Today I committed a set of changes to the TeX Live subversion repository that should pave the way for better security handling in the future. Work is underway to use strong cryptographic signatures to verify that packages downloaded and installed into a TeX Live installation have not been tinkered with.
While there is still a long way to go and to figure out, the current changes already improve the situation considerably.
Status up to now
Although we did ship size and checksum information within the TeX Live database, these information were only considered by the installer when re-starting an installation to make sure that the downloaded packages are the ones we should use.
Neither the installer nor tlmgr did use the checksum to verify that the downloaded packages is correct, relying mostly on the fact that the packages are xz-compressed and would create rubbish when there is a transfer error.
Although none of us believes that there is a serious interest in tinkering with the TeX Live distribution – maybe to steal just another boring scientific paper? – the door was still open.
The changes committed to the repository today, which will be in a testing phase to get rid of bugs, consists of the following:
- unification of installation routines: it didn’t make sense to have duplication of the actual download and unpack code in the installer and in tlmgr, so the code base was simplified and unified, and both the installer and tlmgr now use the same code paths to obtain, unpack, and install a package.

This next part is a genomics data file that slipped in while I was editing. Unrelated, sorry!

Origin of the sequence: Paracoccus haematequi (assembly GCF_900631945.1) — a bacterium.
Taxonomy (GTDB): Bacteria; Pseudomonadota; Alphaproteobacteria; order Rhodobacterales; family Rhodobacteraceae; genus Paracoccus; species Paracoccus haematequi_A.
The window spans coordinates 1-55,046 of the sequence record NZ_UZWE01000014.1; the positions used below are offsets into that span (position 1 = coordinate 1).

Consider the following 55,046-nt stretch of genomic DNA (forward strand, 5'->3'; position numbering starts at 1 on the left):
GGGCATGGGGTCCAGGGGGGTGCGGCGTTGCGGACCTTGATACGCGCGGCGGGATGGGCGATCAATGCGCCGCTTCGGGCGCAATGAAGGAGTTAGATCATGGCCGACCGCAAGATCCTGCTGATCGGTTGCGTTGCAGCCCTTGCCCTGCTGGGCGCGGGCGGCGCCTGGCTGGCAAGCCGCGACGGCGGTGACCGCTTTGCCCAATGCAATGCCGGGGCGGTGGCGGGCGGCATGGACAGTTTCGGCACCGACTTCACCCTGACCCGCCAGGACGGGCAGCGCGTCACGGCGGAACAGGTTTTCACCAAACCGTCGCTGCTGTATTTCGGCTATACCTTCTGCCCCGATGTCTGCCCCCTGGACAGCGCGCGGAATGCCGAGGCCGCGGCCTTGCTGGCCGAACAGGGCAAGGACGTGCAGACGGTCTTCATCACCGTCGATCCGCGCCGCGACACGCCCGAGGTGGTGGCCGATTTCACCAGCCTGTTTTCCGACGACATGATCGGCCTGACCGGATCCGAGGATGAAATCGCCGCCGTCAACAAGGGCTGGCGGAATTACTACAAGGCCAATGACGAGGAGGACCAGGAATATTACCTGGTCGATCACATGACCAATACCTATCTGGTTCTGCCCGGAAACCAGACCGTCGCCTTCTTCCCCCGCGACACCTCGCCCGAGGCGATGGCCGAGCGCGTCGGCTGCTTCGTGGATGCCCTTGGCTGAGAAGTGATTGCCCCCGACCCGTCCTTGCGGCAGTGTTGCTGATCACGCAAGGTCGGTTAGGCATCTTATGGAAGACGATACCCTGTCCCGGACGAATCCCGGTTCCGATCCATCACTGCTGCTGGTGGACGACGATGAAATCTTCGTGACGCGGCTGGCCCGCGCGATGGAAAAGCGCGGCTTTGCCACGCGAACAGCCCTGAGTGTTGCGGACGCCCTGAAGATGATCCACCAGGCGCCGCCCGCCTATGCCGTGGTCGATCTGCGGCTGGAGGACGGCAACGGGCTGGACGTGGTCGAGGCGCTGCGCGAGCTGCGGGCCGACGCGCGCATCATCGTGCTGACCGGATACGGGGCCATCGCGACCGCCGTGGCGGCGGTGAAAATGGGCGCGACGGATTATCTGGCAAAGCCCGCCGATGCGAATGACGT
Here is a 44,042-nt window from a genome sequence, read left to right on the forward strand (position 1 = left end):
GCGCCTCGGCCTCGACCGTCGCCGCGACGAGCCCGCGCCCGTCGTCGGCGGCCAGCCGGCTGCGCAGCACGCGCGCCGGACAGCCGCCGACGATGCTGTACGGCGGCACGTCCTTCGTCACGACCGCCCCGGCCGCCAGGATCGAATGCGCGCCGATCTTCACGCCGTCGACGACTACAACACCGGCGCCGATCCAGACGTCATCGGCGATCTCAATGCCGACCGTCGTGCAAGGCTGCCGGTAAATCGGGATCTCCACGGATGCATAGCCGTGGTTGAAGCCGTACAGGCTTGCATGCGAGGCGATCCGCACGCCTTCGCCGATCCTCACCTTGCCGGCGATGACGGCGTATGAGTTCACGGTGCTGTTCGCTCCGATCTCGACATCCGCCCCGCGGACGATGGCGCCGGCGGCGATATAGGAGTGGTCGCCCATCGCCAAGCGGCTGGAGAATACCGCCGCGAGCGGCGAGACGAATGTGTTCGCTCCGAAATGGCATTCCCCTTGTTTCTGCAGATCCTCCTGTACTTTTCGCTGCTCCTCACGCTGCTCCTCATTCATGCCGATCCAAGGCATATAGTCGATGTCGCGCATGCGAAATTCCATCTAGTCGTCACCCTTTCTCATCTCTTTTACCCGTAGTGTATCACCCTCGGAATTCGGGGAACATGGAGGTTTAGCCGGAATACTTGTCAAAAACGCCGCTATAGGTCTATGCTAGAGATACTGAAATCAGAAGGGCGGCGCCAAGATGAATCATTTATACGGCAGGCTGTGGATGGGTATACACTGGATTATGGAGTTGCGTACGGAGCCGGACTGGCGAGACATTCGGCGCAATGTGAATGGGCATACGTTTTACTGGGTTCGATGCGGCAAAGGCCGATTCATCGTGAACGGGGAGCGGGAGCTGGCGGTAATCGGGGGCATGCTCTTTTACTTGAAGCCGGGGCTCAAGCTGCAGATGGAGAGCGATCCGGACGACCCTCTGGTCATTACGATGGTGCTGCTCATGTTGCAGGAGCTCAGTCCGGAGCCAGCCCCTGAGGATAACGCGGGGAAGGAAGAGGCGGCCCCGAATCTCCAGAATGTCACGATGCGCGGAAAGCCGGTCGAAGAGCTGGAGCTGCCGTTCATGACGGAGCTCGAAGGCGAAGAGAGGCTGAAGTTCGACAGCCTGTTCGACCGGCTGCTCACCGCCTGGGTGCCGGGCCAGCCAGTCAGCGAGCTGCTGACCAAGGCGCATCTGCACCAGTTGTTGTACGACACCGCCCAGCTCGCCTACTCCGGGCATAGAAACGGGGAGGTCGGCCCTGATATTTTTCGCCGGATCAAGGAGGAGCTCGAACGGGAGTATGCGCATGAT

- verification of size and checksum data: hand-in-hand with the above change, verification of downloaded packages based on both the size as well as the checksum is now carried out.
Together these two changes will allow install-tl/tlmgr to verify that a package (.tar.xz) is according to the information in the accompanying texlive.tlpdb. This still leaves the option of tampering with a package and updating the texlive.tlpdb for the fixes checksums/sizes.
For the future we do plan mostly two things:
- switch to stronger hashing algorithm: till now we use md5, but we will switch to sha512 instead.
- GnuPG signing of the checksum file of the texlive.tlpdb, that is detached signature of texlive.tlpdb.checksum
The last step above will give a very high level of security, as it will be not practically possible to alter the information in the texlive.tlpdb, thus no tampering with the checksum information of the containers, and in turn no tampering with the actual containers will be possible.
Due to the wide range of supported architectures and operating systems, we will not make verification obligatory, but if a gpg binary is found, it will be used to verify the downloaded texlive.tlpdb.checksum.
Details have to be hammered out and the actual programming has to be done, but we are on the way.